Blockchain, Business, Sustainability & the Role of Law & Governance
A forthcoming article in the Delaware Journal of Corporate Law investigates a generally under-hyped set of implications of blockchain on business and law: namely, to what extent the technology can advance the cause of optimizing supply chains, and how relationships between businesspeople and their attorneys will evolve.
Better record-keeping means greater efficiency because of reduced theft, fraud, loss, and spoilage.
Greater transparency and reliability of data in supply chains has also raised hopes that it will be a boon to sustainability certification – in other words, that we can be more sure of promises that products and services are produced, for example, without the use of child labor or harmful environmental side effects.
The article also touches on shortcomings, such as energy demands of certain kinds of blockchain authentication.
3rd person trust may be a solved problem, but what about 1st and 2nd person trust?
Yet, according to both observers and entrepreneurs, a key set of under-appreciated problems remain to be solved. The article articulates several. Two are highlighted here. They are related to one of the biggest reasons blockchain is considered valuable: that it eliminates the need for large institutions (with attendant costs and inefficiencies) to assure people on either end of a transaction (or value chain) that a record is legitimate. This is referred to as solving the problem of third person trust. So far, so good.
But often ignored in pitches of blockchain certification solutions are questions of (1) how we know the original record (or certification, etc.) is correct (and not a result of a mistake or fraud or threat or bribery), and (2) how do we know that someone notices and cares (and actually acts or otherwise creates repercussions) on the other end? One way to summarize this problem is the phrase “garbage in, garbage out.” Or, to paraphrase the point of one of the entrepreneurs cited in the article: we’ve solved third person trust, but not the problem of 1st person trust [do I trust myself to notice, care, and act upon a given piece of data], nor the problem of 2nd person trust [do I trust you—that person on the other end of a chain of records—have not lied or made a mistake, for whatever reason].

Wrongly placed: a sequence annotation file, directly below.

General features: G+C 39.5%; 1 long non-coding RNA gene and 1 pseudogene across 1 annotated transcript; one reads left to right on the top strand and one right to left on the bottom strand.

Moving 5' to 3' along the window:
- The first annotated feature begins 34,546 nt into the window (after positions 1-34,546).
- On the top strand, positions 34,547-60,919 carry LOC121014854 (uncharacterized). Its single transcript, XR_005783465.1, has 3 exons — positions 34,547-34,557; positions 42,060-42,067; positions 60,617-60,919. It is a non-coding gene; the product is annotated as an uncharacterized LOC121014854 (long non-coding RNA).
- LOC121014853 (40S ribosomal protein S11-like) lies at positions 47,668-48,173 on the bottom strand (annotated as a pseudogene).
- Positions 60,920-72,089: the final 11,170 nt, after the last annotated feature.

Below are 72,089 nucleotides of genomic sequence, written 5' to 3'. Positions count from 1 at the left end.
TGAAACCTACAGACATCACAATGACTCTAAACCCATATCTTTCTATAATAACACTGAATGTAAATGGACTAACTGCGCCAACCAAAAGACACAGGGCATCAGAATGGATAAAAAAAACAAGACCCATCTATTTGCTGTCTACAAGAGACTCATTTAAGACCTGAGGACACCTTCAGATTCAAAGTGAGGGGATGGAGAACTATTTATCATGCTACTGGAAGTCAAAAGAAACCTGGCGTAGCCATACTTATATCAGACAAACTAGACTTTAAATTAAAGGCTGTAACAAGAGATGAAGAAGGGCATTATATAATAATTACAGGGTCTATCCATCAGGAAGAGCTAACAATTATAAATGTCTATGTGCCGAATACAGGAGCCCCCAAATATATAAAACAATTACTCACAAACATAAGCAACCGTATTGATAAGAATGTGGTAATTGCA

The article goes on to explain that, as with many other problems, we have the tools to solve them, but not yet the needed mindsets. Also, existing legal and governance frameworks will still be needed—including the concepts and institutions and people that, for example, help us to articulate expectations, resolve unforeseen varieties of disputes, and enforce consequences when laws and agreements are broken.
Rumors of the demise of attorneys and the law are greatly exaggerated
The balance of the article lays out reasons why, as in previous eras when disruptions seemed to produce a novel and ungovernable medium, blockchain remains a regulatable technology, why jurisdictions with regulatory certainty are valued by entrepreneurs, and why and how lawyers can and will continue to be valuable.
Smart contracts, lex cryptographia, and the capacity of law (as expressed in algorithms) to adapt and evolve on its own in the course of operation, are considered.
The specific roles and implications for lawyers are explained. Among other things, the article describes the need for lawyers to caution clients about the consequences and current limitations of blockchain-enabled solutions, such as smart contracts, and their key role in helping to translate the intents and norms of clients into code. Among other implications, this means lawyers should nurture a proactive approach to law, an awareness of the trade-offs of various technologies, and capacity to communicate with a range of internal and external stakeholders and build consensus, shared narratives, and cooperation in increasingly polycentric and transparent governance systems.
References and acknowledgements
The “teaser” summary above and the article would not have been possible without the published writings of—and correspondence and conversations with—a range of academics, other observers, and entrepreneurs in the fray of implementing and facilitating blockchain-enabled solution. My thanks to all those cited in the article.
Adam j. Sulkowski, Babson College